11. 46 CFR 54.25-25 - Welding of quenched and tempered steels (modifies UHT-82).

    Code of Federal Regulations, 2014 CFR

    2014-10-01

    ... 46 Shipping 2 2014-10-01 2014-10-01 false Welding of quenched and tempered steels (modifies UHT-82). 54.25-25 Section 54.25-25 Shipping COAST GUARD, DEPARTMENT OF HOMELAND SECURITY (CONTINUED) MARINE ENGINEERING PRESSURE VESSELS Construction With Carbon, Alloy, and Heat Treated Steels § 54.25-25 Welding...

  12. 46 CFR 54.25-25 - Welding of quenched and tempered steels (modifies UHT-82).

    Code of Federal Regulations, 2011 CFR

    2011-10-01

    ... 46 Shipping 2 2011-10-01 2011-10-01 false Welding of quenched and tempered steels (modifies UHT-82). 54.25-25 Section 54.25-25 Shipping COAST GUARD, DEPARTMENT OF HOMELAND SECURITY (CONTINUED) MARINE ENGINEERING PRESSURE VESSELS Construction With Carbon, Alloy, and Heat Treated Steels § 54.25-25 Welding...

  13. 46 CFR 54.25-25 - Welding of quenched and tempered steels (modifies UHT-82).

    Code of Federal Regulations, 2010 CFR

    2010-10-01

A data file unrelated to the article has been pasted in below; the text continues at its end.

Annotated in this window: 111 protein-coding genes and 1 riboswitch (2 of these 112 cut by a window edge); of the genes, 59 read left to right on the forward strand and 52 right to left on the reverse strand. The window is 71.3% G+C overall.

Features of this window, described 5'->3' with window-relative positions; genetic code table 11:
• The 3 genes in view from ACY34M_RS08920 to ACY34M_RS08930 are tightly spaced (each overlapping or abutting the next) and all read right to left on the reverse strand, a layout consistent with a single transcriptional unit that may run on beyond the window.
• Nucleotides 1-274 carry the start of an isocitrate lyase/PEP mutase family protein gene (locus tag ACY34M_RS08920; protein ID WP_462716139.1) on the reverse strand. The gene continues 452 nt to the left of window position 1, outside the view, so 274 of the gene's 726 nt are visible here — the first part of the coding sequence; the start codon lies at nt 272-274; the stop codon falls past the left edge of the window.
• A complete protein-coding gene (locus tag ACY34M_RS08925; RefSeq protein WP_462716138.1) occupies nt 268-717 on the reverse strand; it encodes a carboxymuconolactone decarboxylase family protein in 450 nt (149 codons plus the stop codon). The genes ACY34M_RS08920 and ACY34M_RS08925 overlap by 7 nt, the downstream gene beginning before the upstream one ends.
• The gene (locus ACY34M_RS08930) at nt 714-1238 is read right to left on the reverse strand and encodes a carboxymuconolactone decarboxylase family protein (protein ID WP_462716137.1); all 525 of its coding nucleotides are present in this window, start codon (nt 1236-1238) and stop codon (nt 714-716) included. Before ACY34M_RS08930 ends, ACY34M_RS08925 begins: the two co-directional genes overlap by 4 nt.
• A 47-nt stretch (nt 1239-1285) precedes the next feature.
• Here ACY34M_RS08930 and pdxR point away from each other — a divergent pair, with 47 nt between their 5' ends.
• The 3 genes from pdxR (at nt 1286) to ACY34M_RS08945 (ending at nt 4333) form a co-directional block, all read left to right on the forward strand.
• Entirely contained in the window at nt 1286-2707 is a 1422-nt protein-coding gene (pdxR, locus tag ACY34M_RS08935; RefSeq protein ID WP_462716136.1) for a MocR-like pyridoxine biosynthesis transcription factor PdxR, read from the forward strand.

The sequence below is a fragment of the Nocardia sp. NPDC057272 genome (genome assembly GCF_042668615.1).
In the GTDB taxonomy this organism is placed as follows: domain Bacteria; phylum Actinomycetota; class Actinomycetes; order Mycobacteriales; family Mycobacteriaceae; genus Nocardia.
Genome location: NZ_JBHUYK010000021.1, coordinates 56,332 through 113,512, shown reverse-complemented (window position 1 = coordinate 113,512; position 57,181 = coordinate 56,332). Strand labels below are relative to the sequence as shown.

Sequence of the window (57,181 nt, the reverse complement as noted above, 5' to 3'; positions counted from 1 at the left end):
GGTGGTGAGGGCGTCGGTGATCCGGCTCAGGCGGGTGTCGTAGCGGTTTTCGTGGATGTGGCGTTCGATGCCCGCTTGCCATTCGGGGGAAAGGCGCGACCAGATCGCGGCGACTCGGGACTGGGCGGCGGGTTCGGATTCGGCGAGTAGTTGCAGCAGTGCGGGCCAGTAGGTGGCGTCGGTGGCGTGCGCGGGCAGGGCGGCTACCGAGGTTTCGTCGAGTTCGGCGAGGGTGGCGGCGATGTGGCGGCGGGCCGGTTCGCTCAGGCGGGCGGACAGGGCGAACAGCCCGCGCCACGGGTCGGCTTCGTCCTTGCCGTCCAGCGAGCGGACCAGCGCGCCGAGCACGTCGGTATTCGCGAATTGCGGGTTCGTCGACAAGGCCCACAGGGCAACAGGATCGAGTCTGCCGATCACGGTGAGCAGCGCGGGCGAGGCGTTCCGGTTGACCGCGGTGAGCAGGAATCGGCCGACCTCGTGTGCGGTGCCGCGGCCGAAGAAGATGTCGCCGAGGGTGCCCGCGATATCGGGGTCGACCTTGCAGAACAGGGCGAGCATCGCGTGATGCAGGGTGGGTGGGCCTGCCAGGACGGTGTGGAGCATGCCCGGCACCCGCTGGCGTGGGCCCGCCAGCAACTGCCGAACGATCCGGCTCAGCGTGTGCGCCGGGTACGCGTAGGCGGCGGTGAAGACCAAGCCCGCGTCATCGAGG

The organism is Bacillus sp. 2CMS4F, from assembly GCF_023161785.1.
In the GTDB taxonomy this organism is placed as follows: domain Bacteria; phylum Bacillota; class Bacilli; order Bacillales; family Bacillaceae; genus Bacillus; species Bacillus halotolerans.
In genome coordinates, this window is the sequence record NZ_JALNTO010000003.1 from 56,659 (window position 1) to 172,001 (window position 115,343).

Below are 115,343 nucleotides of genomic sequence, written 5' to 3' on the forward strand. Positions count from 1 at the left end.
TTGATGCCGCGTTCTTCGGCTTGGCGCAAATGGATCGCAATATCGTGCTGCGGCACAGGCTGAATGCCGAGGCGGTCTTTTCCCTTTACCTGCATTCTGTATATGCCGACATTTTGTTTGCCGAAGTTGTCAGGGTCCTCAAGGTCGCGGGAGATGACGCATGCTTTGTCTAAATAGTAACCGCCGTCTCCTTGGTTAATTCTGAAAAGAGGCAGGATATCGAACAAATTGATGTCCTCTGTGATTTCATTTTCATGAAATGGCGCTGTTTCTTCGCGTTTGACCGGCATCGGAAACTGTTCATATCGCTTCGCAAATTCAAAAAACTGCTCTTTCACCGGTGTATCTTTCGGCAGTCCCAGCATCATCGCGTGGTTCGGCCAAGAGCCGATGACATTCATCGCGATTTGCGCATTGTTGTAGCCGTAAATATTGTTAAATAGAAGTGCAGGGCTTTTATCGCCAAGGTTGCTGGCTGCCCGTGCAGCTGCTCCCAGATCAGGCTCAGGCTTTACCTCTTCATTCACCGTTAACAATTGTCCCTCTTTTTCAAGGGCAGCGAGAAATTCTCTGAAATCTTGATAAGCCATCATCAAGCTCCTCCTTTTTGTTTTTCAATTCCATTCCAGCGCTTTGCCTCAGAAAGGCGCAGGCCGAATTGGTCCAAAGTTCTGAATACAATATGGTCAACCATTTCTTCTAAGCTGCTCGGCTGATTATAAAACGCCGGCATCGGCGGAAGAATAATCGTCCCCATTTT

... 46 Shipping 2 2010-10-01 2010-10-01 false Welding of quenched and tempered steels (modifies UHT-82). 54.25-25 Section 54.25-25 Shipping COAST GUARD, DEPARTMENT OF HOMELAND SECURITY (CONTINUED) MARINE ENGINEERING PRESSURE VESSELS Construction With Carbon, Alloy, and Heat Treated Steels § 54.25-25 Welding...

  14. 46 CFR 54.25-25 - Welding of quenched and tempered steels (modifies UHT-82).

    Code of Federal Regulations, 2012 CFR

    2012-10-01

    ... 46 Shipping 2 2012-10-01 2012-10-01 false Welding of quenched and tempered steels (modifies UHT-82). 54.25-25 Section 54.25-25 Shipping COAST GUARD, DEPARTMENT OF HOMELAND SECURITY (CONTINUED) MARINE ENGINEERING PRESSURE VESSELS Construction With Carbon, Alloy, and Heat Treated Steels § 54.25-25 Welding...

  15. Occupational asthma due to gas metal arc welding on mild steel.

    PubMed Central

    Vandenplas, O.; Dargent, F.; Auverdin, J. J.; Boulanger, J.; Bossiroy, J. M.; Roosels, D.; Vande Weyer, R.

    1995-01-01

    Occupational asthma has been documented in electric arc welders exposed to manual metal arc welding on stainless steel. A subject is described who developed late and dual asthmatic reactions after occupational-type challenge exposure to gas metal arc welding on uncoated mild steel. PMID:7597679

  16. Effect of cooling after welding on microstructure and mechanical properties of 12 Pct Cr steel weld metals